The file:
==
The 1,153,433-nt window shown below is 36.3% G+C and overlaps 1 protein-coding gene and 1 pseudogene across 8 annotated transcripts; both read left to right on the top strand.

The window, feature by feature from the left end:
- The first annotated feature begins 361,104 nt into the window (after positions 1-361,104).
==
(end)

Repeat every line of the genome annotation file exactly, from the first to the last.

The 1,153,433-nt window shown below is 36.3% G+C and overlaps 1 protein-coding gene and 1 pseudogene across 8 annotated transcripts; both read left to right on the top strand.

The window, feature by feature from the left end:
- The first annotated feature begins 361,104 nt into the window (after positions 1-361,104).